Responding to God

I have struggled for a long time about the best way to end a worship service. There is something that just seems forced and fake with the traditional alter call. Begging and pleading for someone to come forward while everyone else sings 10 verses of Just As I Am just doesn’t seem like the best way to reach people. You do need to remember that alter calls weren’t done in church until the 1800’s, so there is not a strong historical basis for doing them in church. On the other hand, I’m afraid that sharing a 10 second Gospel message and asking everyone to raise their hands will lead a number of people to think they are saved when they truly don’t understand the Gospel. I feel the best way is to really sit down and talk with someone one on one to answer their questions and make sure they understand. But how do you get them to do that? I have tried many different ways to end the service and to quote a famous song, “I still haven’t found what I’m looking for” I do want to give people a chance to respond to what they have heard and a chance to take the next step.

There is one church that I have visited that I think understands this problem. They have provided their people an opportunity to respond in many different ways. Seacoast church has a very interesting “hands-on” way to end their service. They provide multiple stations where people can respond. You can read more about it here.

  • They have a wooden cross where people can write out something they are struggling with and nail it on the cross as a symbolic way of handing it over to God.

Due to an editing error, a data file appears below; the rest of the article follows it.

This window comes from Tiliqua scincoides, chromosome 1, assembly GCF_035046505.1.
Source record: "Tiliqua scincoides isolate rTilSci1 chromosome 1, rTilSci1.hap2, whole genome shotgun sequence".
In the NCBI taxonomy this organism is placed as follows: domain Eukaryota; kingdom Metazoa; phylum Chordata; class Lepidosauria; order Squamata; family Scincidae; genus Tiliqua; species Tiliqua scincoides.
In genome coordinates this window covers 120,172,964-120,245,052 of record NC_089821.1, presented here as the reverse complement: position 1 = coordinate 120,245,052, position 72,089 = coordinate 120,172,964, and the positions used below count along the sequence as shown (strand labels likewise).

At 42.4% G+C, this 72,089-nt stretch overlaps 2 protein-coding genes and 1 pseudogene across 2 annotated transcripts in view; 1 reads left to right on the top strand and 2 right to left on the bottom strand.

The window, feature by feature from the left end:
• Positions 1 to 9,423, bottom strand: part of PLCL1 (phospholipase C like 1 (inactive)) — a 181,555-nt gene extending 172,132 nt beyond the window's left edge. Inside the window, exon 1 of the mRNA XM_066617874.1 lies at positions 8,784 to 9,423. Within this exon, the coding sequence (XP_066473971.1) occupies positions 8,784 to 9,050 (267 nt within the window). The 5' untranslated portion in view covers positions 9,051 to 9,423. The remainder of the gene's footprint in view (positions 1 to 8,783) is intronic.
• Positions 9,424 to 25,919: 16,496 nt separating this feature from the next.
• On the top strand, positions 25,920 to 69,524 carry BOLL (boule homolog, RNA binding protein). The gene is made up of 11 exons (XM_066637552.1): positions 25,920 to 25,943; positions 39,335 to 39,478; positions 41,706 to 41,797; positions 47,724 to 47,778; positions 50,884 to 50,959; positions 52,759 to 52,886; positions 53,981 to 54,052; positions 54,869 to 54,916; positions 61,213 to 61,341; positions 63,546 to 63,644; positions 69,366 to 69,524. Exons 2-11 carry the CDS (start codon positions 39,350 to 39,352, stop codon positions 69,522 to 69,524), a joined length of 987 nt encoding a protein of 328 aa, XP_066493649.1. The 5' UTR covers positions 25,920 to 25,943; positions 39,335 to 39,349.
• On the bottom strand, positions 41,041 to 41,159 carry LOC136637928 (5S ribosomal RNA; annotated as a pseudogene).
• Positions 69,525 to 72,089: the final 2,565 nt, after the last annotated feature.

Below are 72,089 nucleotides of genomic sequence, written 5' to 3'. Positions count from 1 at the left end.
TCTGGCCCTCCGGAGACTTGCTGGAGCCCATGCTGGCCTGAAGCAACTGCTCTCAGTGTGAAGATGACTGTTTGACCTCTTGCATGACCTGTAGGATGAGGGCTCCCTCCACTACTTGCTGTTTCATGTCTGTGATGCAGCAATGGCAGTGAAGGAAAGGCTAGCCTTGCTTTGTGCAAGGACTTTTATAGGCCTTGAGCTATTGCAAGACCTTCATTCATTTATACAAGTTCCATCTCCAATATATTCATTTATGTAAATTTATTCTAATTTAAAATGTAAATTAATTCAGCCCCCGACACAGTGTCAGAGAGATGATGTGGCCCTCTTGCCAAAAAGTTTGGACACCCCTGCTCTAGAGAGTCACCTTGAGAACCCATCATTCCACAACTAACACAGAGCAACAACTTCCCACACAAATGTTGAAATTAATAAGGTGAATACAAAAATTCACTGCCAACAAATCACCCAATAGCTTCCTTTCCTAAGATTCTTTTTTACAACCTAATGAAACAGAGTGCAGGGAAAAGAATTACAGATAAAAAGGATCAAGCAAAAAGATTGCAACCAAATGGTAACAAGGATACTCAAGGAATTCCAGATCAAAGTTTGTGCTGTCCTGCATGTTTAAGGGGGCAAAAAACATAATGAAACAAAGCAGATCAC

• They have communion stations setup throughout the sanctuary where you can choose to take communion each week.
  • They have elders available to meet and pray with people about salvation and healing
  • They have a prayer table where you can go and light a votive candle and intercede on the behalf of someone.
  • They also have boxes setup around the sanctuary for tithes and offerings. They want people to worship through their giving and they make this process part of the response time.

I think this is a neat concept, and it’s one that I can’t get off my mind. I think the response time should involve more people than just those who are making a first time decision. How would something like this work at Cornerstone? What could we add or subtract to make this more effective for the people here? Share your thoughts with me on this.


I am a former design engineer who now pastors Cornerstone Community Church in Galax, Virginia. I'm passionate about following Jesus and I love technology. I've been married to Jennifer for 28 years, and we have three adult children.

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1 Response

  1. Shawn says:

    Let me know if there is anyway that we can help!

    Shawn Wood
    Experiences Pastor
    Seacoast Church

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